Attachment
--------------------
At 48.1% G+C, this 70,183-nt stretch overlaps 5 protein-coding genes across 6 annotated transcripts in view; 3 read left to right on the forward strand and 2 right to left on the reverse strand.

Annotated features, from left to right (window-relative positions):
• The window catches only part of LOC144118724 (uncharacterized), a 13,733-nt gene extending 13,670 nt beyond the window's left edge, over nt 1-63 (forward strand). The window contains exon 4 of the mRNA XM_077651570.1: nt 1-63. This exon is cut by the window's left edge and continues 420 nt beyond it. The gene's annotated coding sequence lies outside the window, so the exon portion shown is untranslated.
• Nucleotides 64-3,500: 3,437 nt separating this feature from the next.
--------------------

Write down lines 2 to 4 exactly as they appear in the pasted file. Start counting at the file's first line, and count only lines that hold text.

Annotated features, from left to right (window-relative positions):
• The window catches only part of LOC144118724 (uncharacterized), a 13,733-nt gene extending 13,670 nt beyond the window's left edge, over nt 1-63 (forward strand). The window contains exon 4 of the mRNA XM_077651570.1: nt 1-63. This exon is cut by the window's left edge and continues 420 nt beyond it. The gene's annotated coding sequence lies outside the window, so the exon portion shown is untranslated.
• Nucleotides 64-3,500: 3,437 nt separating this feature from the next.